Not least because Labor didn’t think so itself. At the time, Labor didn’t feel the need to repudiate Bullock’s comments, but shrugged them off, with Pratt making what she must have thought was the politically expedient display of unity with Bullock before the vote. It was only when the actual numbers came in on the night that Sam Dastyari decided to blame it on Bullock and the union stitch-up that brought him in, and disown the comments. It was a line eventually followed by Pratt herself in what no doubt she thought was a principled stand against Bullock’s “homophobic” comments, but the less kind might regard as rank hypocrisy.

Secondly, a study of the votes cast in WA suggest that Labor’s votes didn’t just go to the Greens, but to Palmer’s party as well (offset by votes coming in from the Liberals) – something hard to explain from simply a reaction to Bullock’s comments. In a way, Bullock’s comments provided a useful way of detracting from the more difficult questions a poor showing against an unpopular government may have caused.

In this way, Labor’s whole debate about party reform and the role of the unions, is a useful distraction. Party democracy has little relevance to anyone else. Indeed to those outside Labor, opening up to anybody, than a particular social group, is the opposite to what had been the basis of representative democracy for most of the last century. But internally it has allowed Labor to grapple with a more fundamental problem of what it is about these days, in a language that ALP members can get their heads around.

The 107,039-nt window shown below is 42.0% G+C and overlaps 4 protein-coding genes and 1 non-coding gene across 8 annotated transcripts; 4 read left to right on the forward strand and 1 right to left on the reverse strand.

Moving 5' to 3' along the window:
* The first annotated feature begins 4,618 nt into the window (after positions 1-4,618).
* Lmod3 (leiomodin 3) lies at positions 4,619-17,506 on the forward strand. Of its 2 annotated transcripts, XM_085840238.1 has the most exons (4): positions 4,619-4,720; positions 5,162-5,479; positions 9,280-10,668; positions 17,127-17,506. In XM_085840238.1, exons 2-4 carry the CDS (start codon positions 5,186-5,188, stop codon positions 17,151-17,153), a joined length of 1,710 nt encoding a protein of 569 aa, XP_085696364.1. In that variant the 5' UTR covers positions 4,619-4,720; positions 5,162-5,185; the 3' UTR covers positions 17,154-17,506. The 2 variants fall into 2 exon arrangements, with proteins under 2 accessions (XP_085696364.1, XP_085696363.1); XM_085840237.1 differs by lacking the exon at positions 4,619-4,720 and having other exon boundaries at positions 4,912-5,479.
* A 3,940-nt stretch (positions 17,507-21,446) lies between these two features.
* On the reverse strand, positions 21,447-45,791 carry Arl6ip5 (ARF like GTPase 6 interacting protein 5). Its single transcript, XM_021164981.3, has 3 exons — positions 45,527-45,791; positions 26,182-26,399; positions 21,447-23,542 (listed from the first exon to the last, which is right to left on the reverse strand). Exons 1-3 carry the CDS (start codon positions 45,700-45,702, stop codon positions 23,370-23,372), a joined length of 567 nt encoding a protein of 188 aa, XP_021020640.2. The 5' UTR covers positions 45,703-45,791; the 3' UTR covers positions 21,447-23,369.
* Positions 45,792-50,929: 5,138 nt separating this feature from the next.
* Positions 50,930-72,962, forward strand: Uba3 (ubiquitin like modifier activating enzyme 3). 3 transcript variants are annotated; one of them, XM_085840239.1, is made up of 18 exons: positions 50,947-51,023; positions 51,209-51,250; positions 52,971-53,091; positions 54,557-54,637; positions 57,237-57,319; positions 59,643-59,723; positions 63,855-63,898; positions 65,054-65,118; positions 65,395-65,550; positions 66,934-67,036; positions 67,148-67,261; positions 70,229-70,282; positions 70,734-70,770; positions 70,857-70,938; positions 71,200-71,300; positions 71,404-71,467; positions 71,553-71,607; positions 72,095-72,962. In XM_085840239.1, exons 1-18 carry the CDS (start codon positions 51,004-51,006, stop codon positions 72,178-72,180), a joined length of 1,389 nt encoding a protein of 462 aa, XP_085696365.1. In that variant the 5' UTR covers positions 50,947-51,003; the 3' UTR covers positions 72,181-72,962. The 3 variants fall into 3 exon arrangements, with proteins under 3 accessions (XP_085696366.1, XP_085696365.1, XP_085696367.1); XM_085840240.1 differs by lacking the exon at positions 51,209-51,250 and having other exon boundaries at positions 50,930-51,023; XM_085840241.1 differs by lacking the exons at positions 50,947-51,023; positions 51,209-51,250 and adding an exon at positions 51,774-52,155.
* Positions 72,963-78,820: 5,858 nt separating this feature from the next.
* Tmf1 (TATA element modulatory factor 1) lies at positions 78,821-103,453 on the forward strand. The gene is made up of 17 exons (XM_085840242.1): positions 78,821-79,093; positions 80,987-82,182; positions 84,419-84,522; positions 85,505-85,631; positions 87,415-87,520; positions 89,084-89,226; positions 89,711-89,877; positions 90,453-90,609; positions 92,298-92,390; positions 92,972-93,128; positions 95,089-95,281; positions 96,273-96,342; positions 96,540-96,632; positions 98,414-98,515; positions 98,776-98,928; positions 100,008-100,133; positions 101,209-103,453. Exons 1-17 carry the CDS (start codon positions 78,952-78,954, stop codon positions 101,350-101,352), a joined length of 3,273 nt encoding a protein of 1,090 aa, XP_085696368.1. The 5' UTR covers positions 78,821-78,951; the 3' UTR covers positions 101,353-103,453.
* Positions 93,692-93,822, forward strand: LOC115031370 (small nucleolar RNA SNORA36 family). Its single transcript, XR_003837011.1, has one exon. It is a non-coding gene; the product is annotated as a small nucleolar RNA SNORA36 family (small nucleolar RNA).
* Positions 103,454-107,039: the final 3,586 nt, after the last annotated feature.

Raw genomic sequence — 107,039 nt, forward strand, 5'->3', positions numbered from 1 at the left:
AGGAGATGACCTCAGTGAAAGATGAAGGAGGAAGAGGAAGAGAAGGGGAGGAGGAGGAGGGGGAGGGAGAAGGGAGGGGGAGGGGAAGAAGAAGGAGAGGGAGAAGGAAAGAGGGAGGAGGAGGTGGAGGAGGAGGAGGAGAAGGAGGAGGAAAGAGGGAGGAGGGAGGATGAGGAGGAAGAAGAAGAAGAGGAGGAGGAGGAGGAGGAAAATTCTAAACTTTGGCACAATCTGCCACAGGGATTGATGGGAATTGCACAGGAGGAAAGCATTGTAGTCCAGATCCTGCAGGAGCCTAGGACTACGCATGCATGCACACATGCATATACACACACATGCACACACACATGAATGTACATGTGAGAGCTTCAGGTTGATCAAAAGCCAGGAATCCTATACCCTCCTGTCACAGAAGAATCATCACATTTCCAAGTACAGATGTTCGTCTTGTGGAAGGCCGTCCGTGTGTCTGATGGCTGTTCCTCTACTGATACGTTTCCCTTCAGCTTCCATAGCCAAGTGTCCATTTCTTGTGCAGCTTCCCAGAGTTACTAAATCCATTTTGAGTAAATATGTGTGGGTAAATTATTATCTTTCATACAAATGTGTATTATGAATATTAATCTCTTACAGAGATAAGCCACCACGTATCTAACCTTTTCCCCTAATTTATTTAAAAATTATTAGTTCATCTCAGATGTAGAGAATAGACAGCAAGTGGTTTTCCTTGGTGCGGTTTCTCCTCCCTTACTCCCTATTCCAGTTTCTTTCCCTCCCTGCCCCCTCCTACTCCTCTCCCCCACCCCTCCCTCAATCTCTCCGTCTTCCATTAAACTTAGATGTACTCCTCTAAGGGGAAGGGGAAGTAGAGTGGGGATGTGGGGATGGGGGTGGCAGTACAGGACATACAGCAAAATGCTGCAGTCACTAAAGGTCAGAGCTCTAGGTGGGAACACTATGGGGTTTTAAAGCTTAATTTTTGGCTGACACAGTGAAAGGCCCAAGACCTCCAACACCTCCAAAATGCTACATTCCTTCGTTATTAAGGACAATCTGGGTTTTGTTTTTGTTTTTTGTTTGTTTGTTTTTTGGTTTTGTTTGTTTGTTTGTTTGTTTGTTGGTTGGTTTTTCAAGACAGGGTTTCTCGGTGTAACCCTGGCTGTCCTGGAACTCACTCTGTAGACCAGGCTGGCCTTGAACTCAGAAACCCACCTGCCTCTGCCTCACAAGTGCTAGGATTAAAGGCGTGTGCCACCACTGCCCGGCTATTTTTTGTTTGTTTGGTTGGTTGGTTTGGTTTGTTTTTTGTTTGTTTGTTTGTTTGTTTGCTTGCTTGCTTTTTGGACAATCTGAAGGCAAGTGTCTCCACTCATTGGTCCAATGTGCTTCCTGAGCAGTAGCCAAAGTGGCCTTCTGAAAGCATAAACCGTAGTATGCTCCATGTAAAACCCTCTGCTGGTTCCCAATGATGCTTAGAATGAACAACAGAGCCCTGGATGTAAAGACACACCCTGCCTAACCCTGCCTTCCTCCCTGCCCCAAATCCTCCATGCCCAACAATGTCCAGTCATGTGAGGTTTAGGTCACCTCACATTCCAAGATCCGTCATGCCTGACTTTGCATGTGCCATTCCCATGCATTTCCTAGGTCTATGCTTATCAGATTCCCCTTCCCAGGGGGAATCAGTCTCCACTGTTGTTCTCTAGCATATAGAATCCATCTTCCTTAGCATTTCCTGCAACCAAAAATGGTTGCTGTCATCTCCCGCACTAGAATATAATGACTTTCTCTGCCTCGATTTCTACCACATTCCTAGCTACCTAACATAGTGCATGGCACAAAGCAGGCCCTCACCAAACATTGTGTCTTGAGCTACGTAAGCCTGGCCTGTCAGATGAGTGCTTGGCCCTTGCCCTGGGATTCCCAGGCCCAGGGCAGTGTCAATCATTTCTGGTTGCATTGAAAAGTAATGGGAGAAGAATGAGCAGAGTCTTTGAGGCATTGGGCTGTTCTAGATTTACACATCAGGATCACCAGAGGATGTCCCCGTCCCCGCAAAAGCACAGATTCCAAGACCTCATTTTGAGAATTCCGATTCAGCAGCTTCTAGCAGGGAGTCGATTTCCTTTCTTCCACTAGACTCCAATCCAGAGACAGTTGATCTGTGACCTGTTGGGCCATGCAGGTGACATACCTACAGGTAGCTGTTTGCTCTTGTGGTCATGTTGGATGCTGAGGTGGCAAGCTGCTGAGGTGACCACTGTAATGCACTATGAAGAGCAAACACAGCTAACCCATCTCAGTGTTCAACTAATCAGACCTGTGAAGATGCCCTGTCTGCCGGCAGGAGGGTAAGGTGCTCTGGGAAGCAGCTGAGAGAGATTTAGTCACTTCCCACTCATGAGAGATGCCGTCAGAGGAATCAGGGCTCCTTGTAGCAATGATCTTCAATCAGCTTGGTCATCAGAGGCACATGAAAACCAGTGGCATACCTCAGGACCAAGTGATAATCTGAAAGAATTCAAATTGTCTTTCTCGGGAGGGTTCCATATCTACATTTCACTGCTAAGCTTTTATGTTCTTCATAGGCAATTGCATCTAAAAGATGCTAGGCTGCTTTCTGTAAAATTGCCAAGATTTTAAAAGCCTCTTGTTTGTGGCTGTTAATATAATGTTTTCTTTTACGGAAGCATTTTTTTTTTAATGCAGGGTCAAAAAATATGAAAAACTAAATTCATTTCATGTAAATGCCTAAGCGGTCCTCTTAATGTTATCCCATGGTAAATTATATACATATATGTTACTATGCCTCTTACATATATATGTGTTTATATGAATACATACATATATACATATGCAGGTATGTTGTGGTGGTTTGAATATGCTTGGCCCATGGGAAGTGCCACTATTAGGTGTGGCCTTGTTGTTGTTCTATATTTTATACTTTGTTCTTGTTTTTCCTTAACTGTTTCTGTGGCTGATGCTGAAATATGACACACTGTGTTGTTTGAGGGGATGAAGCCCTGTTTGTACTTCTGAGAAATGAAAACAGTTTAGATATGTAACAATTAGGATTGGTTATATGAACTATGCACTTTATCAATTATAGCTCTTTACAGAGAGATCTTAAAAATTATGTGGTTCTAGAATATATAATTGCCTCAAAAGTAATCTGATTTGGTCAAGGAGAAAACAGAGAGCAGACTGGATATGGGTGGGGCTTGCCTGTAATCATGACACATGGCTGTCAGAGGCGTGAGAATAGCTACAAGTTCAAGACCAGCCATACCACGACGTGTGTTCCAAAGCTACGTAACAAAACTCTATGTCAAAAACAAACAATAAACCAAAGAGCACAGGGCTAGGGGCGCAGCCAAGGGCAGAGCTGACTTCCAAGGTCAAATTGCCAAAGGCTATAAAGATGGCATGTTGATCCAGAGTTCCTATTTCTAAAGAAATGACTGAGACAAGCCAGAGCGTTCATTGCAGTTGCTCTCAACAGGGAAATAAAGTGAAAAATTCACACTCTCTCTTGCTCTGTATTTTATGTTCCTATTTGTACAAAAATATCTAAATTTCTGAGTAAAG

This is why the turn that the ICAC has taken is so unsettling for the right, more than the Obeid revelations were for Labor. It is effectively criminalising what would be regarded as a normal means of operating (in both parties) with lobbyists buying influence, but in a way that leaves the Liberals with no scapegoat than the politicians themselves.

It is the obliviousness to this read across that was evident in an interview with ICAC’s previous victim, former NSW Premier Nick Greiner, when he saw nothing wrong with what most people now would, using gifts to buy political influence. It was also apparent in O’Farrell’s replacement, whose car crash first interview revealed that the idea that there might be a problem replacing a Premier who received gifts from Di Girolamo with someone who had personally given him a plum board job had not occurred to neither Baird, nor the party that appointed him.